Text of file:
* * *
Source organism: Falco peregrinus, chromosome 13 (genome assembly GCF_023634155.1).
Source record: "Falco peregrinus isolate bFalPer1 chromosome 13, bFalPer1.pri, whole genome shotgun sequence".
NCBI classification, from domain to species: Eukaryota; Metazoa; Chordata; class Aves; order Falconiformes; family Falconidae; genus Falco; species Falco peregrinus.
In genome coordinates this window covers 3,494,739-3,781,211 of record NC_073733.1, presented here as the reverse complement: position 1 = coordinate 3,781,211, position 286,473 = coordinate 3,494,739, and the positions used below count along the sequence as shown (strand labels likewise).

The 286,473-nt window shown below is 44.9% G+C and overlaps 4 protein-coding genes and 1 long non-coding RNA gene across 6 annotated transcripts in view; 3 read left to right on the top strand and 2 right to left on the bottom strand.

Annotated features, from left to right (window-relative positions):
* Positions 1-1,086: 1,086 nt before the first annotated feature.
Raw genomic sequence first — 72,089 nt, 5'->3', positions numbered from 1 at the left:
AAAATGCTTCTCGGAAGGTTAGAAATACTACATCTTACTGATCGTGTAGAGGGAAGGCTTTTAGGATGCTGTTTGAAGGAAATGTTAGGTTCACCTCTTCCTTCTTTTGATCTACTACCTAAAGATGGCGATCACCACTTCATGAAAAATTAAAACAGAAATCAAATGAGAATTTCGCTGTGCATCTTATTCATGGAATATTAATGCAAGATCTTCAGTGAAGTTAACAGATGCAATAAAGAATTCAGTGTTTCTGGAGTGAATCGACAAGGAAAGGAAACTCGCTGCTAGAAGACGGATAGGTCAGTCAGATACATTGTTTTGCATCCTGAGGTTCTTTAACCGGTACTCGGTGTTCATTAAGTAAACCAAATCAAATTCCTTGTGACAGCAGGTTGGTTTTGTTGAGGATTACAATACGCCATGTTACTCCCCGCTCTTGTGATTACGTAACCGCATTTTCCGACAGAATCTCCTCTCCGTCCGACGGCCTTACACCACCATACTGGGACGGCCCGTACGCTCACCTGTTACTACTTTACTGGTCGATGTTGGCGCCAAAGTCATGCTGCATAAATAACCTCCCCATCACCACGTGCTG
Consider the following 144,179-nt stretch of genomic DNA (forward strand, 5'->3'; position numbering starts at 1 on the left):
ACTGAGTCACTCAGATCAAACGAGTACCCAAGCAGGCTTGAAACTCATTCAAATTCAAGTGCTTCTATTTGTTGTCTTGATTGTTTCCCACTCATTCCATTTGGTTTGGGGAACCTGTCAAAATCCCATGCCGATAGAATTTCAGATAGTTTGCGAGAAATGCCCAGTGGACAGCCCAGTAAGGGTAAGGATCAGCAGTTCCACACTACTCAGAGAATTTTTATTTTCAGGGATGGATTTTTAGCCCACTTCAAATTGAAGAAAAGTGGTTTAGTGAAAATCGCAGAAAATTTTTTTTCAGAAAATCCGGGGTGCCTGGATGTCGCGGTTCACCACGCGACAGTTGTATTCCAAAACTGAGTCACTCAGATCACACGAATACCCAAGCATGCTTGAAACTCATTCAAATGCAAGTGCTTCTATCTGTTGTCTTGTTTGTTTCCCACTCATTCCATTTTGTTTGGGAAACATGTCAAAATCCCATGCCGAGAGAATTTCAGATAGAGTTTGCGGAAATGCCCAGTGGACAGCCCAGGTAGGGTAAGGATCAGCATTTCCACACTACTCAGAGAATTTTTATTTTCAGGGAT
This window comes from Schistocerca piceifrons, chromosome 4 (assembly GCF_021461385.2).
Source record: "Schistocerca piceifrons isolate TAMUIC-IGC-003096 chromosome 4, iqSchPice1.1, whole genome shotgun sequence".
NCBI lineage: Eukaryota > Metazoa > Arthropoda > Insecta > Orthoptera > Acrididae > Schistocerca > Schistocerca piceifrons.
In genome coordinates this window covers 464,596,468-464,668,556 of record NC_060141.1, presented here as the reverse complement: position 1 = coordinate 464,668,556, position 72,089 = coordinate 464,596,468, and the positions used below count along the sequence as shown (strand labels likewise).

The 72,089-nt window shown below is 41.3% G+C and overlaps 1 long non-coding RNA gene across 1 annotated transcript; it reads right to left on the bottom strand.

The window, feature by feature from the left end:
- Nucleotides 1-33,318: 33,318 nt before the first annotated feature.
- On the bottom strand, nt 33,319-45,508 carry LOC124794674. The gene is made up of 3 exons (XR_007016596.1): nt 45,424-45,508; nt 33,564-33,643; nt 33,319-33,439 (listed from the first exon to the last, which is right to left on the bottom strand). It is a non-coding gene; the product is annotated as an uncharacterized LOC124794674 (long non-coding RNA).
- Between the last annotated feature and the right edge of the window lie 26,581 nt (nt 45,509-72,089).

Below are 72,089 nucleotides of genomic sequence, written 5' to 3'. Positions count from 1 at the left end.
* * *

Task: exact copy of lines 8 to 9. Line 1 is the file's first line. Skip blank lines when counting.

Raw genomic sequence first — 72,089 nt, 5'->3', positions numbered from 1 at the left:
AAAATGCTTCTCGGAAGGTTAGAAATACTACATCTTACTGATCGTGTAGAGGGAAGGCTTTTAGGATGCTGTTTGAAGGAAATGTTAGGTTCACCTCTTCCTTCTTTTGATCTACTACCTAAAGATGGCGATCACCACTTCATGAAAAATTAAAACAGAAATCAAATGAGAATTTCGCTGTGCATCTTATTCATGGAATATTAATGCAAGATCTTCAGTGAAGTTAACAGATGCAATAAAGAATTCAGTGTTTCTGGAGTGAATCGACAAGGAAAGGAAACTCGCTGCTAGAAGACGGATAGGTCAGTCAGATACATTGTTTTGCATCCTGAGGTTCTTTAACCGGTACTCGGTGTTCATTAAGTAAACCAAATCAAATTCCTTGTGACAGCAGGTTGGTTTTGTTGAGGATTACAATACGCCATGTTACTCCCCGCTCTTGTGATTACGTAACCGCATTTTCCGACAGAATCTCCTCTCCGTCCGACGGCCTTACACCACCATACTGGGACGGCCCGTACGCTCACCTGTTACTACTTTACTGGTCGATGTTGGCGCCAAAGTCATGCTGCATAAATAACCTCCCCATCACCACGTGCTG